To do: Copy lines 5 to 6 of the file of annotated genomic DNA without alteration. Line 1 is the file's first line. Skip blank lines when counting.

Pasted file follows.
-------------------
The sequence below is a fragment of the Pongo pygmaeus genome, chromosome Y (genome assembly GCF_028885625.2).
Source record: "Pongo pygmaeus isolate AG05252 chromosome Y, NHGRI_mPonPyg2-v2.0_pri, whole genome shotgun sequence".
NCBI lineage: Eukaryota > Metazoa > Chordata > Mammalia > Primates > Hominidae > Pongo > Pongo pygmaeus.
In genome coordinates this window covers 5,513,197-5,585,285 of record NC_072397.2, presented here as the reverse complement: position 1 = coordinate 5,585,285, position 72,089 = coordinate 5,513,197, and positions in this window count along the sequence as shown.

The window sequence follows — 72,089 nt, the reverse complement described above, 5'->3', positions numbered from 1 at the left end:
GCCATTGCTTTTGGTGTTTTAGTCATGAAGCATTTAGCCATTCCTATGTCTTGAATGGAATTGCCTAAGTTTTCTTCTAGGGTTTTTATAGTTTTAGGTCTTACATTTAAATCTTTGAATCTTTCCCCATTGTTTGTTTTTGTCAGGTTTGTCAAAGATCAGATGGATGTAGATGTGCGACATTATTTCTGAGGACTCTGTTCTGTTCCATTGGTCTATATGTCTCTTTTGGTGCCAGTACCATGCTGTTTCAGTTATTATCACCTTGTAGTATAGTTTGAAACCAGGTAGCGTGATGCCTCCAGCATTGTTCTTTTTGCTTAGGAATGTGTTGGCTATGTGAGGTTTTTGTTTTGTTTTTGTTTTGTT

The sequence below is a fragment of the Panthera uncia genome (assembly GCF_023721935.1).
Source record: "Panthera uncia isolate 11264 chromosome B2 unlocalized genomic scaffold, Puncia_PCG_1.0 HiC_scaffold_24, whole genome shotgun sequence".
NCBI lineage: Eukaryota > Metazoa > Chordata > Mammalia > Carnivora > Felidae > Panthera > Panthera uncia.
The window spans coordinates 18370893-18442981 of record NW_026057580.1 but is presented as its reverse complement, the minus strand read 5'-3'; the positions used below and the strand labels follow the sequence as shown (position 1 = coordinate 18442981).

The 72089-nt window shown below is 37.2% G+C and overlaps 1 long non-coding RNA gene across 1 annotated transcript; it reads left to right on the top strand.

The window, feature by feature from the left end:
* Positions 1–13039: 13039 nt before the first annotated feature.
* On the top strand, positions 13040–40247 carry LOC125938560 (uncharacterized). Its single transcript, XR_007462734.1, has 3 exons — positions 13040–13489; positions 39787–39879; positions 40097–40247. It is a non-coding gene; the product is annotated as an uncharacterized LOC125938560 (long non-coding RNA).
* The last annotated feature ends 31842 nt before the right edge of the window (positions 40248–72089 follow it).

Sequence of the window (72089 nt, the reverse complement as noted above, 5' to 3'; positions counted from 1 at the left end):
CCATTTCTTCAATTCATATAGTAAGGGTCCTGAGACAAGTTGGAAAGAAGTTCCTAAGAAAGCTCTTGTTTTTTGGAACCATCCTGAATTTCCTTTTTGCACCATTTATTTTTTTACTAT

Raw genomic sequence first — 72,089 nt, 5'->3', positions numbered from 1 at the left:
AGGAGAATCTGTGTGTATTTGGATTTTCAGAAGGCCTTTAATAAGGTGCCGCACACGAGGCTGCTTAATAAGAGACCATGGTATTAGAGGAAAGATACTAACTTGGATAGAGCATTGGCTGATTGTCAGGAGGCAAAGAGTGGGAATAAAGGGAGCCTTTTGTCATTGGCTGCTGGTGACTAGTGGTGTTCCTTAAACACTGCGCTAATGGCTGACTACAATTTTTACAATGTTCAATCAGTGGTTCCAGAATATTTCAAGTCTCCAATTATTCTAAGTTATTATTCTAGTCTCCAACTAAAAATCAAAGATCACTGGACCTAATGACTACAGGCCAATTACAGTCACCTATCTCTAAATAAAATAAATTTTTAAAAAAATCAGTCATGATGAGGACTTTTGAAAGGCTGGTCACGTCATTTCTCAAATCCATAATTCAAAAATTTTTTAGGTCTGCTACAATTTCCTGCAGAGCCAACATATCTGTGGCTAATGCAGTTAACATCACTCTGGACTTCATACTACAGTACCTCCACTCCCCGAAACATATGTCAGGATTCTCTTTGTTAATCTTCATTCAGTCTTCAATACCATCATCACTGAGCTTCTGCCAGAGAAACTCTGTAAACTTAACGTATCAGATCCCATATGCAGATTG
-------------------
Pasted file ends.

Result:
The window sequence follows — 72,089 nt, the reverse complement described above, 5'->3', positions numbered from 1 at the left end:
GCCATTGCTTTTGGTGTTTTAGTCATGAAGCATTTAGCCATTCCTATGTCTTGAATGGAATTGCCTAAGTTTTCTTCTAGGGTTTTTATAGTTTTAGGTCTTACATTTAAATCTTTGAATCTTTCCCCATTGTTTGTTTTTGTCAGGTTTGTCAAAGATCAGATGGATGTAGATGTGCGACATTATTTCTGAGGACTCTGTTCTGTTCCATTGGTCTATATGTCTCTTTTGGTGCCAGTACCATGCTGTTTCAGTTATTATCACCTTGTAGTATAGTTTGAAACCAGGTAGCGTGATGCCTCCAGCATTGTTCTTTTTGCTTAGGAATGTGTTGGCTATGTGAGGTTTTTGTTTTGTTTTTGTTTTGTT